In a recent Daily Telegraph column, David Cameron says that ‘Fracking has become a national debate in Britain – and it’s one that I’m determined to win’. He means ‘win’, of course, in the sense of getting approval for the extraction of shale gas in the UK through the use of the controversial technique of hydraulic fracturing, or ‘fracking’.
The latest findings from the University of Nottingham’s team looking at public perceptions of shale gas show that, despite warnings about earthquakes, water contamination, and increasing carbon emissions, the UK public increasingly approve of the exploitation of shale gas as an energy source. Over a sixteen month period of regular surveys, the public is both becoming more knowledgeable about, and more positive towards, shale. The percentage of people able to identify shale gas from an opening question about hydraulic fracturing has risen from 37.6% in the initial poll carried out in March 2012 to 62.2% in the latest, July 2013 poll.
One of the potentially attractive features of shale gas is that, compared with other sources of energy such as renewables, it may be seen as cheap at the point of sale. The number of people who associate shale gas with being a ‘cheap fuel’ has risen from 40.5% in the first survey to 55% now, and the positive rating for shale (the ‘do associate’ minus the ‘don’t associate’) is +33.4, up from +11.4 in the first survey, and steadily rising throughout the period.
So, shale gas may be seen as ‘cheap’, and therefore of appeal to people who see themselves as potential consumers, but do people believe it to be clean? Here the plurality is still against shale, but the trends are moving steadily in favour of shale gas. In the initial 2012 survey only 25.3% thought of this as a clean energy source, compared with 44.8 who did not, giving a negative rating of -19.5. In the latest survey a third (33.5%) of people think of shale as clean, and 36.5% believe the opposite, leaving an negative rating of only -3. We see the same if we look at the expected impact of shale on greenhouse gas emissions. We have a very consistent plurality of ‘don’t knows’ of around 45-50%, but amongst those who do express a view as to whether shale is good or bad for the atmosphere we have gone from a negative rating of -0.4 in June 2012 (26.6%-27%) to a positive rating of 13.5 (32.8%-19.3%) in July 2013. On another ‘cleanliness’ issue, water contamination, we see negative ratings for shale but again the same trends. In March 2012 44.5% of respondents associate shale with water contamination, and only 23.9% did not. In July 2013 the respective figures were 35.2% and 29.8%. This gives a move in ratings (if we take association with water contamination to represent disapproval) from -20.6 to -5.4 in this period.
One association that is firmly planted in the public mind is between shale gas and ‘earthquakes’. The number of people making this association has remained high throughout, standing at 58.5% in the first survey and at 59.3% in the latest survey. Those who do not make this association stood at 21.4% in the first survey and 20.1% now, so we have seen no more than trendless fluctuation around this variable, in part, presumably, due to the high media profile of the events surrounding earth tremors in Blackpool associated with Cuadrilla’s exploratory drilling operation at Preese Hall.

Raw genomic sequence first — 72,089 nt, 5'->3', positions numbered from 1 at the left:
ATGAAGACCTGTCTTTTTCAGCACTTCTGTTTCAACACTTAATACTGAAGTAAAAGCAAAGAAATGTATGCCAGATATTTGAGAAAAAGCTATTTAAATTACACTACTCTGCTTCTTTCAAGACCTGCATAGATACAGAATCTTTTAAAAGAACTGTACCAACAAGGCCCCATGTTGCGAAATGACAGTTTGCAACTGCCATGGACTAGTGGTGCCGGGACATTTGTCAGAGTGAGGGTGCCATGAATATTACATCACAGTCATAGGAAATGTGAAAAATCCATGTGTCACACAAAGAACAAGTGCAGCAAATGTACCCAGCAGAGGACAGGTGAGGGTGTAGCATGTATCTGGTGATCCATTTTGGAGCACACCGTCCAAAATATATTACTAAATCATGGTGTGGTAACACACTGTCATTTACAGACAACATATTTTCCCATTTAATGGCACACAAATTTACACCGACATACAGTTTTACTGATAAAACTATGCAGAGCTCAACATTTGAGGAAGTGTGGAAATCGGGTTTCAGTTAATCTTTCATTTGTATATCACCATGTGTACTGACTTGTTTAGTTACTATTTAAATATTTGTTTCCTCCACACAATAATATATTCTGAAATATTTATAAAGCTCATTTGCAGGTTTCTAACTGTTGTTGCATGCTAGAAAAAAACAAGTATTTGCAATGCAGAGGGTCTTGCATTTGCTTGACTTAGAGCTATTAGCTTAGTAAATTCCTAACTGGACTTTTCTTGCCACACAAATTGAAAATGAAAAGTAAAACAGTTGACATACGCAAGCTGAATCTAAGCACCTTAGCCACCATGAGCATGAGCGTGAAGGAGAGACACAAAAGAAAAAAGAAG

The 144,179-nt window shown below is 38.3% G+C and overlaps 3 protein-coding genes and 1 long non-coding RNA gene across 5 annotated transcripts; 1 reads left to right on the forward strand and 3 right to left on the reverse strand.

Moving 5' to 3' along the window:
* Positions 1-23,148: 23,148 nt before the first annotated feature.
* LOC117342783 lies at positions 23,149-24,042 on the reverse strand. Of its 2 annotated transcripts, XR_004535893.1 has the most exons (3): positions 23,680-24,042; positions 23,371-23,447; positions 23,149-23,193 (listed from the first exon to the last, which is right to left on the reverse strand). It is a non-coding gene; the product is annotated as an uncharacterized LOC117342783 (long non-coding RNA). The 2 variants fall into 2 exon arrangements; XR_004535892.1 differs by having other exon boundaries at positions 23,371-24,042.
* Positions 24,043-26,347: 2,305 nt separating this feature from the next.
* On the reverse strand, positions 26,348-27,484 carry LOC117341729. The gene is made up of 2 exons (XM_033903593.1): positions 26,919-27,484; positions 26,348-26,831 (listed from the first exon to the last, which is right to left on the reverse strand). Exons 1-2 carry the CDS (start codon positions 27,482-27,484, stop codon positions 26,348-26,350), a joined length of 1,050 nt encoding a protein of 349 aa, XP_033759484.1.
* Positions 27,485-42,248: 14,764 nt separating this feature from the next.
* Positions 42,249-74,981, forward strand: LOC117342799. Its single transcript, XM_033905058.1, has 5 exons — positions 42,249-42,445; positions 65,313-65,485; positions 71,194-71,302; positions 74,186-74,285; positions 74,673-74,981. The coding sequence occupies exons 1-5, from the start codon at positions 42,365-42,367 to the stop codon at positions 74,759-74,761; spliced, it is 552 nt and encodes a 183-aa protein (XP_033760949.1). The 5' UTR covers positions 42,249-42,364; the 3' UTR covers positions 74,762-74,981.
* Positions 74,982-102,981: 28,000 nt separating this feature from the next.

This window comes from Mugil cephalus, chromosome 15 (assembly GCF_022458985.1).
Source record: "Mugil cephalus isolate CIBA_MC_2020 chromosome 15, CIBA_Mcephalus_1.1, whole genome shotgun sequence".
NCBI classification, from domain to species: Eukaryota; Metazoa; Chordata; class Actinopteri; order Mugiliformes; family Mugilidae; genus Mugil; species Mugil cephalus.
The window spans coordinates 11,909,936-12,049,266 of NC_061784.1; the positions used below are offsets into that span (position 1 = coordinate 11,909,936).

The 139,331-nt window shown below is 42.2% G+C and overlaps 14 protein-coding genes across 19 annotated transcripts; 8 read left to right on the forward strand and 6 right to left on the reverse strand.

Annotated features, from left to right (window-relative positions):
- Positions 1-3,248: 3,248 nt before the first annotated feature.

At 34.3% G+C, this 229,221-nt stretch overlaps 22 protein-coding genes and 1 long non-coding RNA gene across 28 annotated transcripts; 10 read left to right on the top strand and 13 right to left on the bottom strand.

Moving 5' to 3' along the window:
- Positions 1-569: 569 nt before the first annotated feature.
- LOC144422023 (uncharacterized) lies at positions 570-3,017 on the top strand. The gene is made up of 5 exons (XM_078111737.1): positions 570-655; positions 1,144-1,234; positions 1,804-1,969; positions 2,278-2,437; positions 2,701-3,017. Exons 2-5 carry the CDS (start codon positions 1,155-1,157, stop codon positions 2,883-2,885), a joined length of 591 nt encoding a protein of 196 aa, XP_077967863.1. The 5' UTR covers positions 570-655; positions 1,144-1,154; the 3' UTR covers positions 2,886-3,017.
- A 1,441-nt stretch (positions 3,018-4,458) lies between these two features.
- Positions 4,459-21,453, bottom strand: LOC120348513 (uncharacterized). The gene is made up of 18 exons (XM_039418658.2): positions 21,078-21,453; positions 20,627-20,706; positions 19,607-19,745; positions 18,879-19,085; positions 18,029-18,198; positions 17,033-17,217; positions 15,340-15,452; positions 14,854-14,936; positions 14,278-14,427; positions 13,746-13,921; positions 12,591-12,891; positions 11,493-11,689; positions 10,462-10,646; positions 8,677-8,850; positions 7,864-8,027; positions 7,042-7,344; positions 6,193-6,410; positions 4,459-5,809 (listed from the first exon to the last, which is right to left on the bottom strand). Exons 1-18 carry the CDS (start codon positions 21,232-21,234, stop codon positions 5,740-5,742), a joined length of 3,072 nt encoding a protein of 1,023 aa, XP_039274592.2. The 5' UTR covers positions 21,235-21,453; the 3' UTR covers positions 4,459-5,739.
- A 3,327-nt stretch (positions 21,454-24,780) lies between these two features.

We also asked whether shale gas extraction in the UK should be allowed, a question intended to capture people’s overall judgement on shale. When we first asked this in June 2012, 52.6% were in favour and 27% against (+25.6); in July 2013, these figures stood at 58.3% and 18.8% (+39.5).
None of this means, however, that shale gas has particularly high approval ratings when compared with other potential sources of energy. When asked which sources should be part of the UK energy mix in 2025, where shale is put up against a range of alternatives, 61.6% of respondents say that it should be part of the mix. This puts shale roughly on par with nuclear (65.6%), coal (62.1%), and biomass (59.9%). Despite the trends identified in the data shale remains the second-least popular source of energy, and well behind hydro at 91.9% and solar at 90.2%. Looking at these figures we have to bear in mind that there are significant differences between the availability and reliability of these different sources of energy. It is worth noting that ‘conventional’ gas scores much higher than shale gas at 81.7%. This raises a question as to whether some of the public object to fracking techniques, or whether they believe (mistakenly) that ‘unconventional’ shale gas is a different gas to ‘conventional’ natural gas. We will look at this question in future surveys.
Overall, then, we see very clear trends in this data, and the British public continue to warm to shale. However, this does not entail that shale gas is a wildly popular alternative to other forms of energy, although it remains to be seen whether that will change if the current movement in the climate of opinion continues.
Sarah O’Hara, School of Geography, University of Nottingham
Mathew Humphrey, School of Politics and International Relations, University of Nottingham
The University of Nottingham shale gas survey has been conducted by YouGov. It was first run in March 2012 with the most recent survey taking place over a three-day window between June 30th and July 2nd 2013. The surveys are nationally representative and have been weighted. The total number of people that have responded to the survey has ranged between 2126 and 3697.